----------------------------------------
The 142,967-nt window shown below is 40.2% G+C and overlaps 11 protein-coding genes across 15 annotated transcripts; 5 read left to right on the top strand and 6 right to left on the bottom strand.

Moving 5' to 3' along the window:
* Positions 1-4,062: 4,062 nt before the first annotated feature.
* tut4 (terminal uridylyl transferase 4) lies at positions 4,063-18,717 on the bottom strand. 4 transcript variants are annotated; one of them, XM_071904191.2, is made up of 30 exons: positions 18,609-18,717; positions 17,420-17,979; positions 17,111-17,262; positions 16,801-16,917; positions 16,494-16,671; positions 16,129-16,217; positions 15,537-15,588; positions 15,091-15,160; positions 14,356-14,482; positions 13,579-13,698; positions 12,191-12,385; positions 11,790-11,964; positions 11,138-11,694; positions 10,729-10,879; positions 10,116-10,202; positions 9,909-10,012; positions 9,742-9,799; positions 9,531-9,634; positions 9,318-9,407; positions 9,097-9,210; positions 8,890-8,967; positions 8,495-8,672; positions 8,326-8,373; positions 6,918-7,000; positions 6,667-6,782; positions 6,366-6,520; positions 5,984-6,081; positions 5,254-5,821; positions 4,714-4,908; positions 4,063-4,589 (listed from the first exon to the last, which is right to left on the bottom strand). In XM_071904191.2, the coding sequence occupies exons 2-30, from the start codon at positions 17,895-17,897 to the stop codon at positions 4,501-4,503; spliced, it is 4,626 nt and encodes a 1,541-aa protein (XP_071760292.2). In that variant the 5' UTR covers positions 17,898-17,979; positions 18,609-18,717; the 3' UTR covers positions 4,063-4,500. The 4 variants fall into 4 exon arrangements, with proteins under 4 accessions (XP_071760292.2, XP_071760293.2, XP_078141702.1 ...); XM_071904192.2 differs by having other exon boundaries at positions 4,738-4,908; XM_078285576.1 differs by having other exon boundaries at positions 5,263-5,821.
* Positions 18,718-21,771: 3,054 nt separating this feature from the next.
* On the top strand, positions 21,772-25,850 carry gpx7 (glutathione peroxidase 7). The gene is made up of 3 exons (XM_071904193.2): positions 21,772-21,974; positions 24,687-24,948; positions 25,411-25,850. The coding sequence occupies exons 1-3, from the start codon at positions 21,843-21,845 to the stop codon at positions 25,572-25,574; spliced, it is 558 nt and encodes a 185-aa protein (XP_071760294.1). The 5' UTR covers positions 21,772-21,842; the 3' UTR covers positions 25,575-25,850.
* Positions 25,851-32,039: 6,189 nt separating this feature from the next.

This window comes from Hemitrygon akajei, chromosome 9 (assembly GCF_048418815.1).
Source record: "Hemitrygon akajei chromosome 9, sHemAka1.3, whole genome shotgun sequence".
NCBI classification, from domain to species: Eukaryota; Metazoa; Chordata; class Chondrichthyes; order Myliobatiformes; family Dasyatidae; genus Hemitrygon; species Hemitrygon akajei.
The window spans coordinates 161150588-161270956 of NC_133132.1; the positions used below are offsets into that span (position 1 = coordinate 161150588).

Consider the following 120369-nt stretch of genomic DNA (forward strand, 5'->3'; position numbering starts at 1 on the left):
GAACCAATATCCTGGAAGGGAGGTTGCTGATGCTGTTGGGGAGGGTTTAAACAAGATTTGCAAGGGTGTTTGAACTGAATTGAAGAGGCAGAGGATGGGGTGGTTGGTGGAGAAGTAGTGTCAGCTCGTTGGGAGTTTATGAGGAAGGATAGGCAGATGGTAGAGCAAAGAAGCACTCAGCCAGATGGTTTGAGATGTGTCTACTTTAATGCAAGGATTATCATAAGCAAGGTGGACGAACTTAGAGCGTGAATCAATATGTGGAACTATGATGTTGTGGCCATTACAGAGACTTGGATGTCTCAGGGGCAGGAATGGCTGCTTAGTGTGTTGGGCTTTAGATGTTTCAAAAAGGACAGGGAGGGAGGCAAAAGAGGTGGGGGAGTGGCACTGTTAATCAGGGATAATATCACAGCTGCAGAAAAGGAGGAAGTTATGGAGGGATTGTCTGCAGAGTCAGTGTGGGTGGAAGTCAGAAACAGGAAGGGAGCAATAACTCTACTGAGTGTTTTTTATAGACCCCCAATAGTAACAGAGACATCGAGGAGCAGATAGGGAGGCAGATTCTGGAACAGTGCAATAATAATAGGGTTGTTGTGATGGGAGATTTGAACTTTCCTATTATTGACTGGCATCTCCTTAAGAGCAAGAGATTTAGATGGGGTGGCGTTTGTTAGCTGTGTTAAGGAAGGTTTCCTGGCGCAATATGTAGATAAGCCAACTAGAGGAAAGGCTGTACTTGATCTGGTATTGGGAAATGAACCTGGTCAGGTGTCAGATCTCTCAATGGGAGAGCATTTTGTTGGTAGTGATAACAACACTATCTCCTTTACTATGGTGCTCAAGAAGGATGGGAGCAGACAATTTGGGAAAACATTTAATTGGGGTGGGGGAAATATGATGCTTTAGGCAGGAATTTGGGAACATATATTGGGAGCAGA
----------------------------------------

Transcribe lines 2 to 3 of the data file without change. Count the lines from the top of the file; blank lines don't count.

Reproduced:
Moving 5' to 3' along the window:
* Positions 1-4,062: 4,062 nt before the first annotated feature.